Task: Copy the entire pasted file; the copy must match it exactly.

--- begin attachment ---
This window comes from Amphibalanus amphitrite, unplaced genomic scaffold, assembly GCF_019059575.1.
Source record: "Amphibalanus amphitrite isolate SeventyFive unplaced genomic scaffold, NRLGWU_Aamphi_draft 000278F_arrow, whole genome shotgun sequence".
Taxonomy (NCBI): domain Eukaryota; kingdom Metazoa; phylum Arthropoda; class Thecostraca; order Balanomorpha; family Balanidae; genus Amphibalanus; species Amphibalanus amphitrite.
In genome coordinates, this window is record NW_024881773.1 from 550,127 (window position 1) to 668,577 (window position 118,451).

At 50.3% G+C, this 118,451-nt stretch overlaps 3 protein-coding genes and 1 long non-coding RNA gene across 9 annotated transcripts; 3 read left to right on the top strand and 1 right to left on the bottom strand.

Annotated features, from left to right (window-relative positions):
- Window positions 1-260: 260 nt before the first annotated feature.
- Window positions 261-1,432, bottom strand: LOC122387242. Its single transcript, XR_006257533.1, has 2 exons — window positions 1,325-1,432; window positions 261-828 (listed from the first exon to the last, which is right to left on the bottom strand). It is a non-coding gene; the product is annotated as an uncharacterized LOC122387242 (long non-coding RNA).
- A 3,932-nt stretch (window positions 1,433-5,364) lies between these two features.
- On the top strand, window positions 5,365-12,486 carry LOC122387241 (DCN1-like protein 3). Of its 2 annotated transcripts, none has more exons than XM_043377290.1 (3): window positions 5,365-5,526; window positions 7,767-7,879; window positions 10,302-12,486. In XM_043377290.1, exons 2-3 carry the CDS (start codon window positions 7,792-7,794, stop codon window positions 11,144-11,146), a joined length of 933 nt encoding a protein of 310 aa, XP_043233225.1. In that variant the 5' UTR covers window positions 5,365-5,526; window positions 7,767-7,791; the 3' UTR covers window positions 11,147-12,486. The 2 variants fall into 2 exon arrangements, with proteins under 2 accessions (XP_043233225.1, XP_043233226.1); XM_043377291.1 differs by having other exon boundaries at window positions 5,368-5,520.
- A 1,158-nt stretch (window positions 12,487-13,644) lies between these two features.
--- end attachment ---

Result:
This window comes from Amphibalanus amphitrite, unplaced genomic scaffold, assembly GCF_019059575.1.
Source record: "Amphibalanus amphitrite isolate SeventyFive unplaced genomic scaffold, NRLGWU_Aamphi_draft 000278F_arrow, whole genome shotgun sequence".
Taxonomy (NCBI): domain Eukaryota; kingdom Metazoa; phylum Arthropoda; class Thecostraca; order Balanomorpha; family Balanidae; genus Amphibalanus; species Amphibalanus amphitrite.
In genome coordinates, this window is record NW_024881773.1 from 550,127 (window position 1) to 668,577 (window position 118,451).

At 50.3% G+C, this 118,451-nt stretch overlaps 3 protein-coding genes and 1 long non-coding RNA gene across 9 annotated transcripts; 3 read left to right on the top strand and 1 right to left on the bottom strand.

Annotated features, from left to right (window-relative positions):
- Window positions 1-260: 260 nt before the first annotated feature.
- Window positions 261-1,432, bottom strand: LOC122387242. Its single transcript, XR_006257533.1, has 2 exons — window positions 1,325-1,432; window positions 261-828 (listed from the first exon to the last, which is right to left on the bottom strand). It is a non-coding gene; the product is annotated as an uncharacterized LOC122387242 (long non-coding RNA).
- A 3,932-nt stretch (window positions 1,433-5,364) lies between these two features.
- On the top strand, window positions 5,365-12,486 carry LOC122387241 (DCN1-like protein 3). Of its 2 annotated transcripts, none has more exons than XM_043377290.1 (3): window positions 5,365-5,526; window positions 7,767-7,879; window positions 10,302-12,486. In XM_043377290.1, exons 2-3 carry the CDS (start codon window positions 7,792-7,794, stop codon window positions 11,144-11,146), a joined length of 933 nt encoding a protein of 310 aa, XP_043233225.1. In that variant the 5' UTR covers window positions 5,365-5,526; window positions 7,767-7,791; the 3' UTR covers window positions 11,147-12,486. The 2 variants fall into 2 exon arrangements, with proteins under 2 accessions (XP_043233225.1, XP_043233226.1); XM_043377291.1 differs by having other exon boundaries at window positions 5,368-5,520.
- A 1,158-nt stretch (window positions 12,487-13,644) lies between these two features.